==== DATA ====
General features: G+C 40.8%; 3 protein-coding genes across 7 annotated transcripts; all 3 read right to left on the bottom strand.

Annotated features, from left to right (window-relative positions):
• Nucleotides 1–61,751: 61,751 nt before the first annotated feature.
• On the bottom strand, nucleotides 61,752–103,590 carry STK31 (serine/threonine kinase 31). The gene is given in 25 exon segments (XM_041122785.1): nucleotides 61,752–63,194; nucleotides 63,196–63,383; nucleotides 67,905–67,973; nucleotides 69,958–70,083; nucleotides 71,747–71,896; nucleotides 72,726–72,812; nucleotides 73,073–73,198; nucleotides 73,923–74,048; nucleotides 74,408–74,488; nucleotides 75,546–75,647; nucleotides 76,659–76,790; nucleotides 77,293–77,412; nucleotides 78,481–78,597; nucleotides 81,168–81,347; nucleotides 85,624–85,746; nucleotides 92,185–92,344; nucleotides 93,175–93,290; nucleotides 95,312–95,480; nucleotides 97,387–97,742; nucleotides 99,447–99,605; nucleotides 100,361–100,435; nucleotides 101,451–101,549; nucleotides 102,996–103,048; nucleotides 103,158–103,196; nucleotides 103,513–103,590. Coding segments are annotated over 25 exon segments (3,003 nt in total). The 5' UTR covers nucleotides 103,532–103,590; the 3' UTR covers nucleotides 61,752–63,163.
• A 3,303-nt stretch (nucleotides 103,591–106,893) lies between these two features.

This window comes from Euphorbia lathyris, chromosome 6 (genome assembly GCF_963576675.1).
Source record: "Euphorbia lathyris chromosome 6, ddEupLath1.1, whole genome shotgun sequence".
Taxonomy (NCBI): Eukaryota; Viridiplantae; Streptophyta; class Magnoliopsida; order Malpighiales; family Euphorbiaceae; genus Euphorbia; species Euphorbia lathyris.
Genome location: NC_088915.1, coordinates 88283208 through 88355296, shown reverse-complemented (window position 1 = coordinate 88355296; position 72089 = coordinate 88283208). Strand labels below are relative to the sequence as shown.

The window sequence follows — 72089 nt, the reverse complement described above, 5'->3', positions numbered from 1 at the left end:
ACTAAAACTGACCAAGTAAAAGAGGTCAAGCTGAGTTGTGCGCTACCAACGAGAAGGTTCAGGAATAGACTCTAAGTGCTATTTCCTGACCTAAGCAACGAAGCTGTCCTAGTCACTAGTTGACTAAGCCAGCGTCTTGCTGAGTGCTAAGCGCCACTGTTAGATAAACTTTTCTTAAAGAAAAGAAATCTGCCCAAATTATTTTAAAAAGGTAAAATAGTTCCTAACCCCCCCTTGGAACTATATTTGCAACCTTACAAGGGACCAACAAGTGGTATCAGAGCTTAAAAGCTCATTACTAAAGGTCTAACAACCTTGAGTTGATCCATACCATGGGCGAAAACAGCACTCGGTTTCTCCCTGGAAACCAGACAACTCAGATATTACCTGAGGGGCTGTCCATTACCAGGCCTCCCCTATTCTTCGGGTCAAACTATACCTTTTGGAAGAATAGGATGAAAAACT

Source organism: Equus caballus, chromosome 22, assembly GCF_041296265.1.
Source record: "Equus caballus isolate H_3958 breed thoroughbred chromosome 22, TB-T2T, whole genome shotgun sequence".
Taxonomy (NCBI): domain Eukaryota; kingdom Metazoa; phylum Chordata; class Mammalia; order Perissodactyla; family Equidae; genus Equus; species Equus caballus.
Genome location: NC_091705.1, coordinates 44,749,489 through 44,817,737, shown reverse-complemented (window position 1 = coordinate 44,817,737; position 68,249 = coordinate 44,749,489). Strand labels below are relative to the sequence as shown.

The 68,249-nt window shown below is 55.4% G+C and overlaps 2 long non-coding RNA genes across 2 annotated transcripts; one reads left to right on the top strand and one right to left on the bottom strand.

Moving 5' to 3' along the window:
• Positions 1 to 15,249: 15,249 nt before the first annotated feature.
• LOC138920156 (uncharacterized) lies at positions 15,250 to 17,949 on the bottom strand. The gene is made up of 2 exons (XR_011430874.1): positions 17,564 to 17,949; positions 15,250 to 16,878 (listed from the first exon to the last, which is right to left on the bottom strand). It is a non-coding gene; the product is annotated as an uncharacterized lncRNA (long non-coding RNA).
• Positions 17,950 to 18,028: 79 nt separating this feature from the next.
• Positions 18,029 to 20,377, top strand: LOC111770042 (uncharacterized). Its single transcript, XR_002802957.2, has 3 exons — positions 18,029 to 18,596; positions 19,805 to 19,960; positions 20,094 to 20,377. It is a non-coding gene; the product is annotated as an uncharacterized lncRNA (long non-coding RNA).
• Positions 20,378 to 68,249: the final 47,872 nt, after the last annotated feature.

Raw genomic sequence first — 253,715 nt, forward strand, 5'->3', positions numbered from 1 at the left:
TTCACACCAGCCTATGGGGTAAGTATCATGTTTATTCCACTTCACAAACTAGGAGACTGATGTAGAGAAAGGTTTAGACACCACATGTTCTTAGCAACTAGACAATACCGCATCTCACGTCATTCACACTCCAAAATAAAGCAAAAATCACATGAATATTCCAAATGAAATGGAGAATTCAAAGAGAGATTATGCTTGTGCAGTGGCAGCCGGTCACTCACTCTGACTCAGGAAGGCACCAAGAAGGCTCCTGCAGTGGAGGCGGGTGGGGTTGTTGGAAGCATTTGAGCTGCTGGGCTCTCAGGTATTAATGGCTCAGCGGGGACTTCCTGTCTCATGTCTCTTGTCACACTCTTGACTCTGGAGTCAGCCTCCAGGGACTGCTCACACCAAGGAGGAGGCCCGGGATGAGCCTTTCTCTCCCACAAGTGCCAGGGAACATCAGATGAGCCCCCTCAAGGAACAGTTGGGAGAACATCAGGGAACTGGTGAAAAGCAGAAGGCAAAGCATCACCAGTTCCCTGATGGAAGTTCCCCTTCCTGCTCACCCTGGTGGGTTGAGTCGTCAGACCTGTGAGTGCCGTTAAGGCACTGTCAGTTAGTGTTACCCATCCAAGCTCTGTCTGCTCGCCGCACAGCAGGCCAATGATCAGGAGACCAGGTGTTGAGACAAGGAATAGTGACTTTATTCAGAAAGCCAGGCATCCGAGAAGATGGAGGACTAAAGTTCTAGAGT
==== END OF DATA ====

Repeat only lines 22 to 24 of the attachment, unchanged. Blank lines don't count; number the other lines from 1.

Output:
• Positions 20,378 to 68,249: the final 47,872 nt, after the last annotated feature.

Raw genomic sequence first — 253,715 nt, forward strand, 5'->3', positions numbered from 1 at the left:
TTCACACCAGCCTATGGGGTAAGTATCATGTTTATTCCACTTCACAAACTAGGAGACTGATGTAGAGAAAGGTTTAGACACCACATGTTCTTAGCAACTAGACAATACCGCATCTCACGTCATTCACACTCCAAAATAAAGCAAAAATCACATGAATATTCCAAATGAAATGGAGAATTCAAAGAGAGATTATGCTTGTGCAGTGGCAGCCGGTCACTCACTCTGACTCAGGAAGGCACCAAGAAGGCTCCTGCAGTGGAGGCGGGTGGGGTTGTTGGAAGCATTTGAGCTGCTGGGCTCTCAGGTATTAATGGCTCAGCGGGGACTTCCTGTCTCATGTCTCTTGTCACACTCTTGACTCTGGAGTCAGCCTCCAGGGACTGCTCACACCAAGGAGGAGGCCCGGGATGAGCCTTTCTCTCCCACAAGTGCCAGGGAACATCAGATGAGCCCCCTCAAGGAACAGTTGGGAGAACATCAGGGAACTGGTGAAAAGCAGAAGGCAAAGCATCACCAGTTCCCTGATGGAAGTTCCCCTTCCTGCTCACCCTGGTGGGTTGAGTCGTCAGACCTGTGAGTGCCGTTAAGGCACTGTCAGTTAGTGTTACCCATCCAAGCTCTGTCTGCTCGCCGCACAGCAGGCCAATGATCAGGAGACCAGGTGTTGAGACAAGGAATAGTGACTTTATTCAGAAAGCCAGGCATCCGAGAAGATGGAGGACTAAAGTTCTAGAGT